83rd House Democratic primary candidates talk experience, gun control
Life experience may be the biggest difference between the two men seeking the Democratic nomination for the state House 83rd District.
Arad Boxenbaum is just 21. If elected, he would be the youngest legislator. He just obtained his bachelor's degree from DePaul University, lives with his parents in Geneva and has been working gig jobs for other politicians. But "I believe that (youth) to be a strength," Boxenbaum said during an interview with the Daily Herald.
He faces former Kane County Board member Matt Hanson, 49, of Aurora for the Democratic nomination. The winner of the June 28 primary will face Republican Rep. Keith Wheeler of Oswego in the general election in November.
Hanson is an engineer for the Burlington Northern Santa Fe railroad. Hanson has lived in Aurora for 20 years. He served a two-year term on the county board and the Kane County Forest Preserve Commission from 2018 to 2020. He has also served on the Aurora Historic Preservation Commission.
Boxenbaum, who has lived in Geneva for about three years, was elected to the Geneva Public Library board in 2021. He said he has worked on campaigns for a mayoral candidate in Crystal Lake and the presidential campaigns of Joseph Biden and Pete Buttigieg. He also did work for congressman Mike Quigley.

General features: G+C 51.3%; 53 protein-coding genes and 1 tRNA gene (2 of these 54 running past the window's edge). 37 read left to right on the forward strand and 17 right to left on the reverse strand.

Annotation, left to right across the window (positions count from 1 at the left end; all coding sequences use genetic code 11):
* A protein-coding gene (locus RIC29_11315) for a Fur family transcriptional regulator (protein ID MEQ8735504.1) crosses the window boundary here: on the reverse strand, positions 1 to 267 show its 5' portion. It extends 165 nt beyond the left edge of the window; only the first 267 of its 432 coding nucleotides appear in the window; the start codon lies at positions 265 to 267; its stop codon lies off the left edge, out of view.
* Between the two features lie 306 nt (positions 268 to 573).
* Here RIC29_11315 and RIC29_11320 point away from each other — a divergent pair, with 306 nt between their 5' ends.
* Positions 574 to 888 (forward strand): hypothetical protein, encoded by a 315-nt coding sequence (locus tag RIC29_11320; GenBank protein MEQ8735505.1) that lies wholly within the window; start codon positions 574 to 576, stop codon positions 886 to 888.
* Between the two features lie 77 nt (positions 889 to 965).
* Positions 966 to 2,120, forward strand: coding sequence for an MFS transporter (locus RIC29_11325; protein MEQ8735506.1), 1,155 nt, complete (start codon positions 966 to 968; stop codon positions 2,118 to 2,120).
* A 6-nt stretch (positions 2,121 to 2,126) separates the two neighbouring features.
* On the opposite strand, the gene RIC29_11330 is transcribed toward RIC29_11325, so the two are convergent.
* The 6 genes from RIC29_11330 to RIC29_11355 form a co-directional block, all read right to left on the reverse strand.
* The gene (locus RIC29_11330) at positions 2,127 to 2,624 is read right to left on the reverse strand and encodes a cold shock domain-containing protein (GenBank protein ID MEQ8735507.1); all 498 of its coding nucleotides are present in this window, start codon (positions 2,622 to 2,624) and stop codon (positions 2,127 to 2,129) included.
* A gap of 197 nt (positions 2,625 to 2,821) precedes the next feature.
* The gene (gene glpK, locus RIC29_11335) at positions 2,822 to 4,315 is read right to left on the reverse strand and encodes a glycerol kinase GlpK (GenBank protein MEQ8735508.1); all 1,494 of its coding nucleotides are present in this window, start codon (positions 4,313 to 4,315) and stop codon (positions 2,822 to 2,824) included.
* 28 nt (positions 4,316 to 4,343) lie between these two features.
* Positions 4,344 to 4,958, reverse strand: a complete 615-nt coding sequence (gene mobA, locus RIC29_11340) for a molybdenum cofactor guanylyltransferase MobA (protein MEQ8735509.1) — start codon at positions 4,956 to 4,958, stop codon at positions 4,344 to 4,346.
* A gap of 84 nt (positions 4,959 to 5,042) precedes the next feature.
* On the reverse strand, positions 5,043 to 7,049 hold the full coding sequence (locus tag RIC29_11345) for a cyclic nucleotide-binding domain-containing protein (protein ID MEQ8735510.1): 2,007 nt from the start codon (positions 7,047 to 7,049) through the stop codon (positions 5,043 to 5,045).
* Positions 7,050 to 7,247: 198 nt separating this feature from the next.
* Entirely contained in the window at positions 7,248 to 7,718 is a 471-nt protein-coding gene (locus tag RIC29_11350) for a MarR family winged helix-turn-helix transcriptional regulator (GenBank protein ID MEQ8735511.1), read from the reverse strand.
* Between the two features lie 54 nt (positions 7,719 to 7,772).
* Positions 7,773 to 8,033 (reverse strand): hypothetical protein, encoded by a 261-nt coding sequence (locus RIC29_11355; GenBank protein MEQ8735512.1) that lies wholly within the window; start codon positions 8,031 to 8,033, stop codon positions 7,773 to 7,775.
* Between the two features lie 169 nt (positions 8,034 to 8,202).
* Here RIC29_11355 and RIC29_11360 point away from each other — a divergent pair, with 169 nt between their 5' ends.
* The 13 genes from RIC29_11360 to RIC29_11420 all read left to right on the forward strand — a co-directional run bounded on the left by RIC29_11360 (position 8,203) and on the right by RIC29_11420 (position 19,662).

Why are they running?
Gun violence prevention is how Boxenbaum became involved in politics. He said he has never known a world without mass shootings at schools and the 2018 shooting in Parkland, Florida, was a catalyst.
"My peers and I, we were frustrated. We were upset," he said. So he and a friend organized a town-hall meeting at Stevenson High School in Buffalo Grove with politicians, including a congressman.
He said he is proud of the "F" grade the National Riflemen's Association gave him, even though he has applied for a FOID card and comes from a gun-owning family. He wants Illinois to ban high-capacity guns.
He also wants to amend Illinois' "red flag" law to allow people to obtain firearms restraining orders for abusive girlfriends and boyfriends. The current law allows only a person's relatives or household members, plus police, to file such a request in court. Firearms restraining orders temporarily remove guns and prevent new purchases by someone deemed dangerous.
Hanson said he supports "common sense" gun controls. That includes having a universal federal background check for people who want to own guns.
"Why should it (the standards) be different state to state?" Hanson said. He agreed with Boxenbaum on banning military-style "assault" weapons and strengthening the red-flag law.
When asked what the first bill they would introduce would be, Boxenbaum said it would be one to cap insulin prices at $35 a month to fight its "sky-high" cost. His grandmother, he said, is an insulin-dependent diabetic.
Hanson said his top priority would be "to make sure the middle class and working class are not taking on any more tax burdens," including by closing loopholes on taxes paid by corporations.
And what's his second priority? "Making sure this is still a place that does everything it can to protect women's health rights," Hanson said.
Boxenbaum said he supported the state's recent repeal of parental notification for abortion for minor girls. "There should not be a single restriction," he said.
The 83d House District includes parts of St. Charles, Geneva, Batavia, North Aurora, Aurora, Montgomery, Sugar Grove and Oswego.